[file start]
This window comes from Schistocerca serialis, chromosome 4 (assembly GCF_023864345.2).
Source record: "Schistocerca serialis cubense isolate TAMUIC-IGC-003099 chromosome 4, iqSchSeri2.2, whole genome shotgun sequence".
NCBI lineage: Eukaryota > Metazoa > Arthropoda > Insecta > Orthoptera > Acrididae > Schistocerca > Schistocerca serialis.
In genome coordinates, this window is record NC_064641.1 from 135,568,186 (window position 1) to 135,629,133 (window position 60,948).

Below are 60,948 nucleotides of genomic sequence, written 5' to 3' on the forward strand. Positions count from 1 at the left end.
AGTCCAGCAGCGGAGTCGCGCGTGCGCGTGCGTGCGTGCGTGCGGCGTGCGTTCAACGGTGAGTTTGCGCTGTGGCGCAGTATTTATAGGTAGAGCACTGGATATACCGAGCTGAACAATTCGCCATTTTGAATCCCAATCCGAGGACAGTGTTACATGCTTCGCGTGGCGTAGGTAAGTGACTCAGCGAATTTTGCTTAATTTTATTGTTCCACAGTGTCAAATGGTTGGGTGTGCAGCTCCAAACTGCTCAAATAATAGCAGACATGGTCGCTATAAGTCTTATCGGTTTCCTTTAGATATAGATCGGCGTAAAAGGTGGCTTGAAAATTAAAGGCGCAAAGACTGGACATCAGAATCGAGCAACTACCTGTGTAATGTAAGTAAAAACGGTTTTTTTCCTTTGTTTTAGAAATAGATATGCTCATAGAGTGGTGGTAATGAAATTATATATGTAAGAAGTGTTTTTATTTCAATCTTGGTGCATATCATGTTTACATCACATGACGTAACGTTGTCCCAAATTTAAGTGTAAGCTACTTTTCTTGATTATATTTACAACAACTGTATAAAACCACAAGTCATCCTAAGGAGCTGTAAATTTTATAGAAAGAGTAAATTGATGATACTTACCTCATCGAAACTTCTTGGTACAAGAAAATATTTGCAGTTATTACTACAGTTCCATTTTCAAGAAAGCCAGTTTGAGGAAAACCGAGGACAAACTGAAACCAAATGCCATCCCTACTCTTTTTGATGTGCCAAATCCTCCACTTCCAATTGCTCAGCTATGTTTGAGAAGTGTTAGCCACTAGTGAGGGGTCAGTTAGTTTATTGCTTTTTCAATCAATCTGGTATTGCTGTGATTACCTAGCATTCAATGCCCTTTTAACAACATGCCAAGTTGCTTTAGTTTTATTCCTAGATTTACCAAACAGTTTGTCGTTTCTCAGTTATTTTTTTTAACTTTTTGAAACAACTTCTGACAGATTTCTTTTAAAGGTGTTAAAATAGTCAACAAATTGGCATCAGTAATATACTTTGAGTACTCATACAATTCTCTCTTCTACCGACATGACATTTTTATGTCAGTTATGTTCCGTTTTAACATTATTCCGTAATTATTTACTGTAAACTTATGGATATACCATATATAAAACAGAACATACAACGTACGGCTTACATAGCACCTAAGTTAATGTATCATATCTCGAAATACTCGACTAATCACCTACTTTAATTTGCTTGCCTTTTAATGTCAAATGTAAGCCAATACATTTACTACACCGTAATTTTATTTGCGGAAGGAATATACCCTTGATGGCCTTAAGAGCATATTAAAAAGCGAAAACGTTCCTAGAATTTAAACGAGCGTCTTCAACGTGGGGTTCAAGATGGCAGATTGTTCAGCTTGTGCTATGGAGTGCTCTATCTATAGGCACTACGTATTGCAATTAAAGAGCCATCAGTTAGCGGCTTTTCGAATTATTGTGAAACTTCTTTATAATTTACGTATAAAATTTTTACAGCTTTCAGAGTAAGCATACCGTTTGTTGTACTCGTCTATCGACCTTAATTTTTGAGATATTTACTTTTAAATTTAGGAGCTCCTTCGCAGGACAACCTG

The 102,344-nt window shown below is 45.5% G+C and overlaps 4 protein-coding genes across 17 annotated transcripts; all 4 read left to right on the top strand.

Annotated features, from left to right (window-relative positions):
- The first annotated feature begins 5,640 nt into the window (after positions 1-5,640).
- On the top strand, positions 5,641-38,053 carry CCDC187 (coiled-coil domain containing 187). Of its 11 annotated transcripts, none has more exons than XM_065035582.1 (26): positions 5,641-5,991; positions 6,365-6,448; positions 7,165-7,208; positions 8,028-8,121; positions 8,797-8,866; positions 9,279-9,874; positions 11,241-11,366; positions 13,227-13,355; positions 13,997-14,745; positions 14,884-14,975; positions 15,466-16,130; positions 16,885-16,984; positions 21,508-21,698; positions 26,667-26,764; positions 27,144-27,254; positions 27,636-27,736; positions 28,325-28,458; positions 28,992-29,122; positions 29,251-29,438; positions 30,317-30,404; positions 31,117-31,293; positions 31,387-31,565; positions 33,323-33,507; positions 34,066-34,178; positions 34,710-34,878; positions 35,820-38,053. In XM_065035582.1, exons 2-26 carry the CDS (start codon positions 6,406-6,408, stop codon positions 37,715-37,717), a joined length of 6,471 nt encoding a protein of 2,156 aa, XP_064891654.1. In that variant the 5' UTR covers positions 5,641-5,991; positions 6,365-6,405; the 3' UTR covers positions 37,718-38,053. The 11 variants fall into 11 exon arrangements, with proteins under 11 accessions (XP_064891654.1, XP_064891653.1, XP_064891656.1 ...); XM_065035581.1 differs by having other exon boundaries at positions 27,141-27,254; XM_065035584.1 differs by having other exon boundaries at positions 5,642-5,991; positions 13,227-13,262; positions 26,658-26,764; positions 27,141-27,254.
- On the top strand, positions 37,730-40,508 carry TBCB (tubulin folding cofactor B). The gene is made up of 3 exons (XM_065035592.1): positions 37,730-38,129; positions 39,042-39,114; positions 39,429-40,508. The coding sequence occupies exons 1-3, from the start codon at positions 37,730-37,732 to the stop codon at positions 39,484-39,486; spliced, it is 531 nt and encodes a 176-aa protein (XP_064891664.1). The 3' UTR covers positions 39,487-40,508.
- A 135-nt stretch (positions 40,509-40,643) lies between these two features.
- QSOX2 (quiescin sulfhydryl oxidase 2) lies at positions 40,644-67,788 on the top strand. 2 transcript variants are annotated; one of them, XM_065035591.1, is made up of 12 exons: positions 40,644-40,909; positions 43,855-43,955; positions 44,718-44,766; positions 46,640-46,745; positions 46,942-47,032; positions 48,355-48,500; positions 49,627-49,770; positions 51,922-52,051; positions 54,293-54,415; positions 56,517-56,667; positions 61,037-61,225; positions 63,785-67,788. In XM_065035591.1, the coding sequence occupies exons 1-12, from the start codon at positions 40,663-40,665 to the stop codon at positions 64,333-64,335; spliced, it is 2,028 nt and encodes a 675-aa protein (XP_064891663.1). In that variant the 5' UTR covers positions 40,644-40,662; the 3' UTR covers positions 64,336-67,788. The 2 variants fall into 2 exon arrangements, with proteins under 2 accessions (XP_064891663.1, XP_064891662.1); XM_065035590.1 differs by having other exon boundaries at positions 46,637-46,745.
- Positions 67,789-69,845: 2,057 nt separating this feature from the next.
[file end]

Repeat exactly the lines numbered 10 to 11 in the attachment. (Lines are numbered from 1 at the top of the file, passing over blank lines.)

- On the top strand, positions 5,641-38,053 carry CCDC187 (coiled-coil domain containing 187). Of its 11 annotated transcripts, none has more exons than XM_065035582.1 (26): positions 5,641-5,991; positions 6,365-6,448; positions 7,165-7,208; positions 8,028-8,121; positions 8,797-8,866; positions 9,279-9,874; positions 11,241-11,366; positions 13,227-13,355; positions 13,997-14,745; positions 14,884-14,975; positions 15,466-16,130; positions 16,885-16,984; positions 21,508-21,698; positions 26,667-26,764; positions 27,144-27,254; positions 27,636-27,736; positions 28,325-28,458; positions 28,992-29,122; positions 29,251-29,438; positions 30,317-30,404; positions 31,117-31,293; positions 31,387-31,565; positions 33,323-33,507; positions 34,066-34,178; positions 34,710-34,878; positions 35,820-38,053. In XM_065035582.1, exons 2-26 carry the CDS (start codon positions 6,406-6,408, stop codon positions 37,715-37,717), a joined length of 6,471 nt encoding a protein of 2,156 aa, XP_064891654.1. In that variant the 5' UTR covers positions 5,641-5,991; positions 6,365-6,405; the 3' UTR covers positions 37,718-38,053. The 11 variants fall into 11 exon arrangements, with proteins under 11 accessions (XP_064891654.1, XP_064891653.1, XP_064891656.1 ...); XM_065035581.1 differs by having other exon boundaries at positions 27,141-27,254; XM_065035584.1 differs by having other exon boundaries at positions 5,642-5,991; positions 13,227-13,262; positions 26,658-26,764; positions 27,141-27,254.
- On the top strand, positions 37,730-40,508 carry TBCB (tubulin folding cofactor B). The gene is made up of 3 exons (XM_065035592.1): positions 37,730-38,129; positions 39,042-39,114; positions 39,429-40,508. The coding sequence occupies exons 1-3, from the start codon at positions 37,730-37,732 to the stop codon at positions 39,484-39,486; spliced, it is 531 nt and encodes a 176-aa protein (XP_064891664.1). The 3' UTR covers positions 39,487-40,508.